Synopses & Reviews
Are not al religions equally close to and equally far from God? Why, then, the Church? Gerhard Lohfink poses these questions with scholarly reliability and on the basis of his own experience of community in Does God Need the Church?
In 1982 Father Lohfink wrote Wie hat Jesus Gemeinde gewollt? (translated into English asJesus and Community) to show, on the basis of the New Testament, that faith is founded in a community that distinguishes itself in clear contours from the rest of society. In that book he also described a sequence of events that moved directly from commonality to a community that was readily accessible to every group of people and was made legitimate by Jesus himself. Only later did Father Lohfink learn, within a new horizon of experience, that such a description is not the way to community. The story of the gathering of the people of God, from Abraham until today, never took place according to such a model.
Today Father Lohfink states that he would not write Wie hat Jesus Gemeinde gewollt? the same way. The situation of belief and believers has undergone a shift: the question of the Church has become much more urgent. Church life is declining and the religions are returning, often in new guises.
In light of these shifts and the change in his own view of community, Father Lohfink inquires in Does God Need the Church? of Israel's theology, Jesus' praxis, the experiences of the early Christian communities, and of what is appearing in the Church today. These inquiries lead to an amazing history involving God and the world - a history that God presses forward with the aid of a single people and that always turns out differently from what they think and plan.
Gerhard Lohfink, ThD, was professor of New Testament exegesis at the University of Tubingen until 1986 when he resigned from his professorship in order to live and work as a theologian in the Catholic Integrierte Gemeinde and its community of priests.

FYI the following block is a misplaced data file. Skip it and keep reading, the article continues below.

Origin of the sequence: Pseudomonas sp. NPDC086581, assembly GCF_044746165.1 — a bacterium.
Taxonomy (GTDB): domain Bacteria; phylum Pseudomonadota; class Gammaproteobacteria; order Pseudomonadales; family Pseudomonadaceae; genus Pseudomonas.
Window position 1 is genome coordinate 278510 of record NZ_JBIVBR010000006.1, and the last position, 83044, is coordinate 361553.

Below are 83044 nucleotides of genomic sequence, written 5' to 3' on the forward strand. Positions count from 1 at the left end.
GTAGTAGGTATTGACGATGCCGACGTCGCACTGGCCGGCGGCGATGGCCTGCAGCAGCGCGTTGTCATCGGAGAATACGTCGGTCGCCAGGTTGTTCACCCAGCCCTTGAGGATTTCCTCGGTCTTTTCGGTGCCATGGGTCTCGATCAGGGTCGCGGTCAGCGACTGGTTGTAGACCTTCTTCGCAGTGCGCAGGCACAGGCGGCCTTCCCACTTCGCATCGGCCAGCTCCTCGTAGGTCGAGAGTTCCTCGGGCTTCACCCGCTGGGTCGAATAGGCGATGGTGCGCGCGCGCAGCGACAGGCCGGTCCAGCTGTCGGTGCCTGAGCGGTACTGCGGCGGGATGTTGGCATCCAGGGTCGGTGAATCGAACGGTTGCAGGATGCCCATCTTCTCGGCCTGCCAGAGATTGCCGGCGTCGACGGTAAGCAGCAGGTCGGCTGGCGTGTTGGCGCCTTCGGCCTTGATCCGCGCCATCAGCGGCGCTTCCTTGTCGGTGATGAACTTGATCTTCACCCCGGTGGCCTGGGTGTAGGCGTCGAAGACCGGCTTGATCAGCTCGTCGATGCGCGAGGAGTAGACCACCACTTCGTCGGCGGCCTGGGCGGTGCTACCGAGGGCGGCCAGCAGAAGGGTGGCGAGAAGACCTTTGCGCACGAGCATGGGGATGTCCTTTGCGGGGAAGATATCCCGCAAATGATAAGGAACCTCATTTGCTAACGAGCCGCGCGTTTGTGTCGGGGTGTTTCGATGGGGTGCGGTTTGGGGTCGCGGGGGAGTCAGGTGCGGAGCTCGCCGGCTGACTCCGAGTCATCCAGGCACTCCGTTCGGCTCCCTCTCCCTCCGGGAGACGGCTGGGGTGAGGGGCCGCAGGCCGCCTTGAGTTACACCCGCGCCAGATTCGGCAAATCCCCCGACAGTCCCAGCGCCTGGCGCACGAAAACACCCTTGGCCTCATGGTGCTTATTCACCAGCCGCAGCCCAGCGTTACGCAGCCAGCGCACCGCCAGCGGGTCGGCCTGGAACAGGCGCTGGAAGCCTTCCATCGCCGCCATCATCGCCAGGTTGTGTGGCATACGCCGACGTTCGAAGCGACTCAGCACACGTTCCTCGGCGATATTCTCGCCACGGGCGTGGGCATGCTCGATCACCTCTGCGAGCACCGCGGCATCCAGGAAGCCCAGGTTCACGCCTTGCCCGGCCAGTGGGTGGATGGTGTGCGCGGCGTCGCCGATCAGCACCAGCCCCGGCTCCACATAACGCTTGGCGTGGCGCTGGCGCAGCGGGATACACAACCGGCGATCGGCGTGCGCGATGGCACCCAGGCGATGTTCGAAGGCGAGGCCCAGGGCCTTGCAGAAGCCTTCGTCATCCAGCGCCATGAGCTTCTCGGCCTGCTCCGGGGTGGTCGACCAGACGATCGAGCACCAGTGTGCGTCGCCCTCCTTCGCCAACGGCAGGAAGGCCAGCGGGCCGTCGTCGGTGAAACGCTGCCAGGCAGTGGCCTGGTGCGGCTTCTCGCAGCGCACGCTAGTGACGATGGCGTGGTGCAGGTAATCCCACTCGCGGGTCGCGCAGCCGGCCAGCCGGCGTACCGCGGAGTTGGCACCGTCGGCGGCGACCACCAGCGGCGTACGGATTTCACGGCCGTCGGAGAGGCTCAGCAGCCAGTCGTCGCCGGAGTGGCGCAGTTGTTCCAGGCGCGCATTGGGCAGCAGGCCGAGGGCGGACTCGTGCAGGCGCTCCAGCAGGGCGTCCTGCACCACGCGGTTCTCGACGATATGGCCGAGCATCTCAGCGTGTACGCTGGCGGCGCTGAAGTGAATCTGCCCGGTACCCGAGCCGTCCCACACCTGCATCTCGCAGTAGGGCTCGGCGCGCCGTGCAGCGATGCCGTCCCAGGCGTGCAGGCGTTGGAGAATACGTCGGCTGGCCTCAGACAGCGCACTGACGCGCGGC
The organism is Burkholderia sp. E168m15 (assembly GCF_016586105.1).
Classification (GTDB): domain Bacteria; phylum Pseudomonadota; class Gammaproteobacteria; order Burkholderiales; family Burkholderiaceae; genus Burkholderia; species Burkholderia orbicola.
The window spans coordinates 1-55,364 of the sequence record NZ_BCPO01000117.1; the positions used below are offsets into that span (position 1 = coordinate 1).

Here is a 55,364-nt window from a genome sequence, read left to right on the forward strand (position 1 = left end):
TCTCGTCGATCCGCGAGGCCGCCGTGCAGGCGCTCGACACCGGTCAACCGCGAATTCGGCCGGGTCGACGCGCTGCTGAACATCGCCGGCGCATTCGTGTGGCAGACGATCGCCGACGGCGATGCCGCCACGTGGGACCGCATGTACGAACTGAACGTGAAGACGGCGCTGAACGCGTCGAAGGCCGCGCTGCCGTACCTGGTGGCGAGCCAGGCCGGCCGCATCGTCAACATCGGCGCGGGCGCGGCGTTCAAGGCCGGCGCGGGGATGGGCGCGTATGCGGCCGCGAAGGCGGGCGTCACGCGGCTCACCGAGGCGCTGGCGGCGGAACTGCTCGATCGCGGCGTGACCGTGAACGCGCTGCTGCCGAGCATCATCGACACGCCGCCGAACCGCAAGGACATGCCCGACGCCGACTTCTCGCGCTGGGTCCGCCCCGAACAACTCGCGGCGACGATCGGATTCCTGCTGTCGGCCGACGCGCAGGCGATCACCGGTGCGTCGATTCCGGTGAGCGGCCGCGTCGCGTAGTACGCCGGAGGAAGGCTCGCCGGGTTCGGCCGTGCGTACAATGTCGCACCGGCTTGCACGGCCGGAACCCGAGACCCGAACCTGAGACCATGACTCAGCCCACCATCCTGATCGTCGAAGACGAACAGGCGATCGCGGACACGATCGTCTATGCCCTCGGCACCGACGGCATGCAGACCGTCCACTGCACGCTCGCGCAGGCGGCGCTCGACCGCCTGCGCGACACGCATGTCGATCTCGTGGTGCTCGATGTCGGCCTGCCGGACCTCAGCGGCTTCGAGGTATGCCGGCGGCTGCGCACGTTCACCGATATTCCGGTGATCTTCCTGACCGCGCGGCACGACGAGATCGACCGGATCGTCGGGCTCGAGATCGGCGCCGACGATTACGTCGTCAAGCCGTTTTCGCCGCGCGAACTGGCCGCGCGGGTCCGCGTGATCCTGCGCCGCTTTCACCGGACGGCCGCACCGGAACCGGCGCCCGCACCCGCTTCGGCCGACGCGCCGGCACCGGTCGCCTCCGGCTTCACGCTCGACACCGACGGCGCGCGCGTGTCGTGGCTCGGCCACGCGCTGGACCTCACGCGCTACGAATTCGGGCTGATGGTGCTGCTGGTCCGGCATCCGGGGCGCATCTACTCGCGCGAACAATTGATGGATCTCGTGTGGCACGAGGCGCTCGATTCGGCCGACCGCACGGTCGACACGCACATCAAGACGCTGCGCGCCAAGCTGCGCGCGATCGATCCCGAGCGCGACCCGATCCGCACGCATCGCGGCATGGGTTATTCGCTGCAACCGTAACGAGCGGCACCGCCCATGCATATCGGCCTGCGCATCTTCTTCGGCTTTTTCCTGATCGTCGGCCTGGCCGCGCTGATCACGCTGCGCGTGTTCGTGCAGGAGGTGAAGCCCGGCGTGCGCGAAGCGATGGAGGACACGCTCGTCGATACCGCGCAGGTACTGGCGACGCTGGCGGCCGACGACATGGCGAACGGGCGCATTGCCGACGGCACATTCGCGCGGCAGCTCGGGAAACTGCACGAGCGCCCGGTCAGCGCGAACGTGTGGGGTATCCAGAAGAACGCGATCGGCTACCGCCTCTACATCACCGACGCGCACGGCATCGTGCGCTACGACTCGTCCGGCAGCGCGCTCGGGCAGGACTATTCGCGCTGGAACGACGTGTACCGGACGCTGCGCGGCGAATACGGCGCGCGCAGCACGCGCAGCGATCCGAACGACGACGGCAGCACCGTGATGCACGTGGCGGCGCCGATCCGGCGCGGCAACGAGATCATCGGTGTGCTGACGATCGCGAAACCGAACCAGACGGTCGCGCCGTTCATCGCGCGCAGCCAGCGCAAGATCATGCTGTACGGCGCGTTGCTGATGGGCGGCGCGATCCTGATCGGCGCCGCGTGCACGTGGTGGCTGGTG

. . . offers the reader a full-blown biblical and pastoral foundation for the life of the Church, emphasizing its roots in Judaism and the centrality of community. His informed portrayal of the early Church is not intended simply as a historical sketch but as a model for an invigorated Church today.The Bible Today
In our day, when confusion abounds concerning the identity and purpose of the Church, few books could be more timely. Indeed, this book is a virtual feast, and it should be considered essential fare for anyone who has ever struggled to articulate a theologically satisfying answer to the question in Lohfink's title, anyone who cares deeply about the Church but who questions its relevancy in our place and time, or by anyone looking for help thinking through the no-less-vexing question of the Church's relation to Israel.Anglican Theological Review
..". a full-blown biblical and pastoral foundation for the life of the Church, emphasizing its roots in Judaism and the centrality of community..."
About the Author
Gerhard Lohfink was professor of New Testament exegesis at the University of Tübingen. Since 1986, he has lived and worked as a theologian for the Catholic Integrated Community. His many books include Jesus of Nazareth and Does God Need the Church?, both from Liturgical Press